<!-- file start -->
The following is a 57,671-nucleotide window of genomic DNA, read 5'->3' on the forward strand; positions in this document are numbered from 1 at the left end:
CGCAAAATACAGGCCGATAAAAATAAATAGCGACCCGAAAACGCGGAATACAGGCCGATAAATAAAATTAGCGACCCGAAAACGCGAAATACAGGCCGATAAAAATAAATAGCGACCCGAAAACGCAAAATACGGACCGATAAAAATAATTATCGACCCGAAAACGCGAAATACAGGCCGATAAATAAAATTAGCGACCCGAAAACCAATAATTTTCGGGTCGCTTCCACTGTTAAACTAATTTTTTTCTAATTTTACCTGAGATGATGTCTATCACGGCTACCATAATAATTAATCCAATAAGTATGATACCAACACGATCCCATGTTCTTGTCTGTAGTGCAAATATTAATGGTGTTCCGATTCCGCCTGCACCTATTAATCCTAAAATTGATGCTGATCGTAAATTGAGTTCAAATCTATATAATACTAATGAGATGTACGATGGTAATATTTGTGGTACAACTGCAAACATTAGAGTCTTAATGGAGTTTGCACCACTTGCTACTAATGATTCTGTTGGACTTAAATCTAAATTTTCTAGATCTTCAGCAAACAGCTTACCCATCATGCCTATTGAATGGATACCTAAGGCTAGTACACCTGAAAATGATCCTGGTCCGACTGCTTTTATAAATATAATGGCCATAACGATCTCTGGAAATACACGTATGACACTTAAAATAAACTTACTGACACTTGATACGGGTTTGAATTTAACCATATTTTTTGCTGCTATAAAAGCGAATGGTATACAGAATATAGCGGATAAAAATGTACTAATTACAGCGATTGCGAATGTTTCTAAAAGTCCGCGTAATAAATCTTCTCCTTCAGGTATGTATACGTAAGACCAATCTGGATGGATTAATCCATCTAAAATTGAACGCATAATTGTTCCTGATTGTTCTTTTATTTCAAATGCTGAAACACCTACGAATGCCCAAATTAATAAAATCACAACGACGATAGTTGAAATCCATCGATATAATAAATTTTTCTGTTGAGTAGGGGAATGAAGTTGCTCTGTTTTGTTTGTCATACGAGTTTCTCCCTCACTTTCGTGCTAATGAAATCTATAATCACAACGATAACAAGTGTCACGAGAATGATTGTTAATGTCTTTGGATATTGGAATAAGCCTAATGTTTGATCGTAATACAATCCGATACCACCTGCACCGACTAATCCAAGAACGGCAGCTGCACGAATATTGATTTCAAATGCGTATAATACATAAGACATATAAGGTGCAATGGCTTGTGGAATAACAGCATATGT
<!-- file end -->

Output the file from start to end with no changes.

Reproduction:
The following is a 57,671-nucleotide window of genomic DNA, read 5'->3' on the forward strand; positions in this document are numbered from 1 at the left end:
CGCAAAATACAGGCCGATAAAAATAAATAGCGACCCGAAAACGCGGAATACAGGCCGATAAATAAAATTAGCGACCCGAAAACGCGAAATACAGGCCGATAAAAATAAATAGCGACCCGAAAACGCAAAATACGGACCGATAAAAATAATTATCGACCCGAAAACGCGAAATACAGGCCGATAAATAAAATTAGCGACCCGAAAACCAATAATTTTCGGGTCGCTTCCACTGTTAAACTAATTTTTTTCTAATTTTACCTGAGATGATGTCTATCACGGCTACCATAATAATTAATCCAATAAGTATGATACCAACACGATCCCATGTTCTTGTCTGTAGTGCAAATATTAATGGTGTTCCGATTCCGCCTGCACCTATTAATCCTAAAATTGATGCTGATCGTAAATTGAGTTCAAATCTATATAATACTAATGAGATGTACGATGGTAATATTTGTGGTACAACTGCAAACATTAGAGTCTTAATGGAGTTTGCACCACTTGCTACTAATGATTCTGTTGGACTTAAATCTAAATTTTCTAGATCTTCAGCAAACAGCTTACCCATCATGCCTATTGAATGGATACCTAAGGCTAGTACACCTGAAAATGATCCTGGTCCGACTGCTTTTATAAATATAATGGCCATAACGATCTCTGGAAATACACGTATGACACTTAAAATAAACTTACTGACACTTGATACGGGTTTGAATTTAACCATATTTTTTGCTGCTATAAAAGCGAATGGTATACAGAATATAGCGGATAAAAATGTACTAATTACAGCGATTGCGAATGTTTCTAAAAGTCCGCGTAATAAATCTTCTCCTTCAGGTATGTATACGTAAGACCAATCTGGATGGATTAATCCATCTAAAATTGAACGCATAATTGTTCCTGATTGTTCTTTTATTTCAAATGCTGAAACACCTACGAATGCCCAAATTAATAAAATCACAACGACGATAGTTGAAATCCATCGATATAATAAATTTTTCTGTTGAGTAGGGGAATGAAGTTGCTCTGTTTTGTTTGTCATACGAGTTTCTCCCTCACTTTCGTGCTAATGAAATCTATAATCACAACGATAACAAGTGTCACGAGAATGATTGTTAATGTCTTTGGATATTGGAATAAGCCTAATGTTTGATCGTAATACAATCCGATACCACCTGCACCGACTAATCCAAGAACGGCAGCTGCACGAATATTGATTTCAAATGCGTATAATACATAAGACATATAAGGTGCAATGGCTTGTGGAATAACAGCATATGT